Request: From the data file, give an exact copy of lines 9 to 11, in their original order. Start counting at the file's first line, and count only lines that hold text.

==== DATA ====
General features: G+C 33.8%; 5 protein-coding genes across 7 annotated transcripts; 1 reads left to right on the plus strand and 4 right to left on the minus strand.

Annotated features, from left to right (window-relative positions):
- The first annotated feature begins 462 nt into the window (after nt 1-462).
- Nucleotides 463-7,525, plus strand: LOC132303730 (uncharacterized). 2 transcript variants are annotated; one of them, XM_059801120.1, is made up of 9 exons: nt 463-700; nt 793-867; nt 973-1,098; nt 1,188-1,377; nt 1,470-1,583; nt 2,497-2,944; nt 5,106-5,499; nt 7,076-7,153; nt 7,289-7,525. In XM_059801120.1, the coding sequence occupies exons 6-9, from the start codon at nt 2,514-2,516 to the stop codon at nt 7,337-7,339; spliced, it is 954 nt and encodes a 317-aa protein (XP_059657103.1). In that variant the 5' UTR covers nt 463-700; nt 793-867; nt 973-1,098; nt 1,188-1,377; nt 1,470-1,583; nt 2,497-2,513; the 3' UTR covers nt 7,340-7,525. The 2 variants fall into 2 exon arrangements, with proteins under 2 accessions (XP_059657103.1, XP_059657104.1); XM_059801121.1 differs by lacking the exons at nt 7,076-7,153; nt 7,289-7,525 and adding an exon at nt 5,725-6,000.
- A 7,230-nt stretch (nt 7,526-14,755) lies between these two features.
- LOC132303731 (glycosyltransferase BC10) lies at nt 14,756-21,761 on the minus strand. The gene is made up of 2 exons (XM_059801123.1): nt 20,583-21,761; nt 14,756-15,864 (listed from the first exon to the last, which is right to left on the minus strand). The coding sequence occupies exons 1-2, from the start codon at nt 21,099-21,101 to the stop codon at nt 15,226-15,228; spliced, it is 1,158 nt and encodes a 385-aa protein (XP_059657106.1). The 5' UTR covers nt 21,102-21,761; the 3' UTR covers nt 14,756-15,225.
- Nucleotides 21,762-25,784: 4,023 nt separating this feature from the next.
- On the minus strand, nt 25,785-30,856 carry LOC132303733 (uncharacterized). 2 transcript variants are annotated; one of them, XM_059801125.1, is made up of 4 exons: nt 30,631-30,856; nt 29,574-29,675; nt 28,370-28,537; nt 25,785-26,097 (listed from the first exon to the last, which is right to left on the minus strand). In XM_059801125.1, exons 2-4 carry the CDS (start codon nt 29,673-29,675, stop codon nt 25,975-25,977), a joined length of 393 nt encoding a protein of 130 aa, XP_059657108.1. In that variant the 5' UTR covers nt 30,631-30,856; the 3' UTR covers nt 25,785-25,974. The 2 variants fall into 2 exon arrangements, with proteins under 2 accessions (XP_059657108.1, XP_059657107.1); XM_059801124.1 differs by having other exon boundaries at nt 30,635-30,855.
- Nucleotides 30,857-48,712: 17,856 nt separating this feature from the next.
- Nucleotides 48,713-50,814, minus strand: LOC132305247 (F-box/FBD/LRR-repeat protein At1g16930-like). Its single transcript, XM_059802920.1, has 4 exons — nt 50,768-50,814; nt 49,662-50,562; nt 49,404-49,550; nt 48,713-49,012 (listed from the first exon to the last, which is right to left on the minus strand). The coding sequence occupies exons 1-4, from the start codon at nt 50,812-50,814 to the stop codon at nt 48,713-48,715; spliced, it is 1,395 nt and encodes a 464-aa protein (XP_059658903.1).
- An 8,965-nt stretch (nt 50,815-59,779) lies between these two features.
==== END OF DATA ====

- Nucleotides 30,857-48,712: 17,856 nt separating this feature from the next.
- Nucleotides 48,713-50,814, minus strand: LOC132305247 (F-box/FBD/LRR-repeat protein At1g16930-like). Its single transcript, XM_059802920.1, has 4 exons — nt 50,768-50,814; nt 49,662-50,562; nt 49,404-49,550; nt 48,713-49,012 (listed from the first exon to the last, which is right to left on the minus strand). The coding sequence occupies exons 1-4, from the start codon at nt 50,812-50,814 to the stop codon at nt 48,713-48,715; spliced, it is 1,395 nt and encodes a 464-aa protein (XP_059658903.1).
- An 8,965-nt stretch (nt 50,815-59,779) lies between these two features.